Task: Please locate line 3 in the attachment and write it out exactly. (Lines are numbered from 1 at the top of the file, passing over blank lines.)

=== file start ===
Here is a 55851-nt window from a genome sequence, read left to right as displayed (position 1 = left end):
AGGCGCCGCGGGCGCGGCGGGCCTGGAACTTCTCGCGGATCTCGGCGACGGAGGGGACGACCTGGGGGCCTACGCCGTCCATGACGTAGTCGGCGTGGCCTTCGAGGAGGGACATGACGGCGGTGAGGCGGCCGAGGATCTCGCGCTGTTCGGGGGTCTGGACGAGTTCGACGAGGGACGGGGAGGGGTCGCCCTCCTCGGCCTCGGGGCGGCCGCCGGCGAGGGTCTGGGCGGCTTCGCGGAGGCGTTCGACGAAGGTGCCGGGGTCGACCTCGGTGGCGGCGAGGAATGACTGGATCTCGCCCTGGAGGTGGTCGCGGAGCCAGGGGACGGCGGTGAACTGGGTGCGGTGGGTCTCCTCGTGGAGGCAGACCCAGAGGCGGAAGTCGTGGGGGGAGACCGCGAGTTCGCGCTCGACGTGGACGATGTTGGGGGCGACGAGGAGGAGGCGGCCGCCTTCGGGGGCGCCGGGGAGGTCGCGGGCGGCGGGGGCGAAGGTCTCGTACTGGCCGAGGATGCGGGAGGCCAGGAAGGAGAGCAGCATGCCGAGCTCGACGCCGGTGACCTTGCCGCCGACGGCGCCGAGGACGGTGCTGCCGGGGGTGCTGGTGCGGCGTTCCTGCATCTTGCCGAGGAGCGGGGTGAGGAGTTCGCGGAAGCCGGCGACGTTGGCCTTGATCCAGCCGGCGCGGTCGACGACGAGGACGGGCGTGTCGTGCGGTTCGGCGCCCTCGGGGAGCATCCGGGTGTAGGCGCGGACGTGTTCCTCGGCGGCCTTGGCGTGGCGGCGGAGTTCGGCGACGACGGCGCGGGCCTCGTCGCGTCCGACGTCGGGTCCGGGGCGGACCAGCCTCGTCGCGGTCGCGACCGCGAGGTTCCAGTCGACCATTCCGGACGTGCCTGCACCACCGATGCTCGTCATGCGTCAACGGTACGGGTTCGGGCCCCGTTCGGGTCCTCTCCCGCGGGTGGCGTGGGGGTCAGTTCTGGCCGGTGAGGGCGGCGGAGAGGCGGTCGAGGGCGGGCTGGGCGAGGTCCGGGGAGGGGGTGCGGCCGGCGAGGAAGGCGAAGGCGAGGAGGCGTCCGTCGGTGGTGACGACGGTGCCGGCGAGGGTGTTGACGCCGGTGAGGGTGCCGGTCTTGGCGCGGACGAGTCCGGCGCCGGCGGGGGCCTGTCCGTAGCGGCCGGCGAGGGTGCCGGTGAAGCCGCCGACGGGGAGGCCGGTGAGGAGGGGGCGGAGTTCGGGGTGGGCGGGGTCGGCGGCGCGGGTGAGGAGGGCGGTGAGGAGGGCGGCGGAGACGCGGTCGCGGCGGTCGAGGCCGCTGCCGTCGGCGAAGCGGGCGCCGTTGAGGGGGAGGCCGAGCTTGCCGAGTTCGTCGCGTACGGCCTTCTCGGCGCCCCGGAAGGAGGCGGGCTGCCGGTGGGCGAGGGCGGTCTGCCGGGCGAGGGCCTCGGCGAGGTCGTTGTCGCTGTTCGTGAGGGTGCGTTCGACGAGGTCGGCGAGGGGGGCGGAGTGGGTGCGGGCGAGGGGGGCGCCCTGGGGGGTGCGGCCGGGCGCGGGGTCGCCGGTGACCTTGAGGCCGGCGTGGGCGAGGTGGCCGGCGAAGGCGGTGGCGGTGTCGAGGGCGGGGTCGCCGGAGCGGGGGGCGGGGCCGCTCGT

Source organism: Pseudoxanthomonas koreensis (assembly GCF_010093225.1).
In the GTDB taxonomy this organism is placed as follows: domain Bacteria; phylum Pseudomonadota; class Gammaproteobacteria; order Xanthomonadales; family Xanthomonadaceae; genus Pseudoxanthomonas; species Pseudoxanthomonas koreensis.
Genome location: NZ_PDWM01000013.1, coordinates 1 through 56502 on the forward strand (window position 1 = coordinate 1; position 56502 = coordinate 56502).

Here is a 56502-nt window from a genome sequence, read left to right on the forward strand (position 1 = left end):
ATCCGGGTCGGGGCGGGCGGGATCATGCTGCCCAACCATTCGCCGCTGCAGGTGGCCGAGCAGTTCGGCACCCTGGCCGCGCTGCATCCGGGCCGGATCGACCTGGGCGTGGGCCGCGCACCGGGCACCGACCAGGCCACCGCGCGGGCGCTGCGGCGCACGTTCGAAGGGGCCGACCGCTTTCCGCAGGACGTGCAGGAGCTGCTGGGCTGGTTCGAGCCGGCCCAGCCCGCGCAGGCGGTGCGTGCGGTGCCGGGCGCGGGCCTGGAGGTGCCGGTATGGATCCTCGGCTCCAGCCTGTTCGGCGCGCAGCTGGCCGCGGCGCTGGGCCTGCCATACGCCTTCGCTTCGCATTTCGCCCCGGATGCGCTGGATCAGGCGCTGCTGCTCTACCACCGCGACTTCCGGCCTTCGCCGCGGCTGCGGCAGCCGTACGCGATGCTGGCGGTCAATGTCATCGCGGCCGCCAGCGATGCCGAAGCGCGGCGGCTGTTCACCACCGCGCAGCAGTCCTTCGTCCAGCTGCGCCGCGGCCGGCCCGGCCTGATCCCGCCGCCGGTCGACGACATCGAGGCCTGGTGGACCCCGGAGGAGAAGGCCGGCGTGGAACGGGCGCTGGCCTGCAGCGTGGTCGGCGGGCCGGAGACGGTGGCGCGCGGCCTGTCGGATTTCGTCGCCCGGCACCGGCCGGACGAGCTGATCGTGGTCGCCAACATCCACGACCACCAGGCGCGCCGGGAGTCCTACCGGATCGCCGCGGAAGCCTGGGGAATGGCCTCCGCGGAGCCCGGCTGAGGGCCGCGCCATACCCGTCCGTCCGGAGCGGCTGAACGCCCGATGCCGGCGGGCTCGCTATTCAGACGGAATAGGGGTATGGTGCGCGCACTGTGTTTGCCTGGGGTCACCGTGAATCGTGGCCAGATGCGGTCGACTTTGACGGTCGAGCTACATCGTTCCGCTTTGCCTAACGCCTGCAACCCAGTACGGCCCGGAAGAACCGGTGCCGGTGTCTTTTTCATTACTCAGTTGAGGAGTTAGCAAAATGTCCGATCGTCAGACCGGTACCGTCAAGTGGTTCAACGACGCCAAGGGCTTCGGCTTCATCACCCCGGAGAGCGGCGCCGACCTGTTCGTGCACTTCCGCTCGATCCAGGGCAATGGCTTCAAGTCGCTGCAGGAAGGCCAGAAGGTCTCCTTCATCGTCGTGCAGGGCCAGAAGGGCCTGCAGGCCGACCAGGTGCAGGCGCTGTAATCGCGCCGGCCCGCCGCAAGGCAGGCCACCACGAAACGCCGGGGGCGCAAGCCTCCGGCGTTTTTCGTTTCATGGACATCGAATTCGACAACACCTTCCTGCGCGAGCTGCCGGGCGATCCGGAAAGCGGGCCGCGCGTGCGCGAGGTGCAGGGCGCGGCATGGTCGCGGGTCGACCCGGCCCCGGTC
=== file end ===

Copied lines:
Source organism: Pseudoxanthomonas koreensis (assembly GCF_010093225.1).